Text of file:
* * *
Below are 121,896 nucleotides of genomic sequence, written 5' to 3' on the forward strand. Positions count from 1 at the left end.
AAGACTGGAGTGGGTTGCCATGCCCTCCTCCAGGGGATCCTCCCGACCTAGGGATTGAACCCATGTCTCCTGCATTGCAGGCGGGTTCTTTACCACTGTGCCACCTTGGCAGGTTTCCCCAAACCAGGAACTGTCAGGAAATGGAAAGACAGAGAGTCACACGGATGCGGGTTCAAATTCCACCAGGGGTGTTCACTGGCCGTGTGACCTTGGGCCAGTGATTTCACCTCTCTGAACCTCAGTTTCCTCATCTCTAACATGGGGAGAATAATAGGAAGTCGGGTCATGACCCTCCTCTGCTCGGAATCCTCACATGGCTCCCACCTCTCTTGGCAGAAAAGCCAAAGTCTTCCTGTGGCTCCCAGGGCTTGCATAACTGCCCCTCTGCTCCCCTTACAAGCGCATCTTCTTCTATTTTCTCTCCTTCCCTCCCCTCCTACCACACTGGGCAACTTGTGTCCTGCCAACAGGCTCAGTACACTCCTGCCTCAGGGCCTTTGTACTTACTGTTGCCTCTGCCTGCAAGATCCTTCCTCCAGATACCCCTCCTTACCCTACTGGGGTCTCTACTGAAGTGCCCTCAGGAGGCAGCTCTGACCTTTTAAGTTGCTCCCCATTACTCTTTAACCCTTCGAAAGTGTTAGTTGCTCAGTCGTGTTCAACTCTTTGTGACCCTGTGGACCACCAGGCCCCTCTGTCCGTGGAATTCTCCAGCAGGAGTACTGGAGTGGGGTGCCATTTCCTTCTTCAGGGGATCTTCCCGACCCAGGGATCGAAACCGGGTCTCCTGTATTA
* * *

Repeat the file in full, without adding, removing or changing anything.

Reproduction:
Below are 121,896 nucleotides of genomic sequence, written 5' to 3' on the forward strand. Positions count from 1 at the left end.
AAGACTGGAGTGGGTTGCCATGCCCTCCTCCAGGGGATCCTCCCGACCTAGGGATTGAACCCATGTCTCCTGCATTGCAGGCGGGTTCTTTACCACTGTGCCACCTTGGCAGGTTTCCCCAAACCAGGAACTGTCAGGAAATGGAAAGACAGAGAGTCACACGGATGCGGGTTCAAATTCCACCAGGGGTGTTCACTGGCCGTGTGACCTTGGGCCAGTGATTTCACCTCTCTGAACCTCAGTTTCCTCATCTCTAACATGGGGAGAATAATAGGAAGTCGGGTCATGACCCTCCTCTGCTCGGAATCCTCACATGGCTCCCACCTCTCTTGGCAGAAAAGCCAAAGTCTTCCTGTGGCTCCCAGGGCTTGCATAACTGCCCCTCTGCTCCCCTTACAAGCGCATCTTCTTCTATTTTCTCTCCTTCCCTCCCCTCCTACCACACTGGGCAACTTGTGTCCTGCCAACAGGCTCAGTACACTCCTGCCTCAGGGCCTTTGTACTTACTGTTGCCTCTGCCTGCAAGATCCTTCCTCCAGATACCCCTCCTTACCCTACTGGGGTCTCTACTGAAGTGCCCTCAGGAGGCAGCTCTGACCTTTTAAGTTGCTCCCCATTACTCTTTAACCCTTCGAAAGTGTTAGTTGCTCAGTCGTGTTCAACTCTTTGTGACCCTGTGGACCACCAGGCCCCTCTGTCCGTGGAATTCTCCAGCAGGAGTACTGGAGTGGGGTGCCATTTCCTTCTTCAGGGGATCTTCCCGACCCAGGGATCGAAACCGGGTCTCCTGTATTA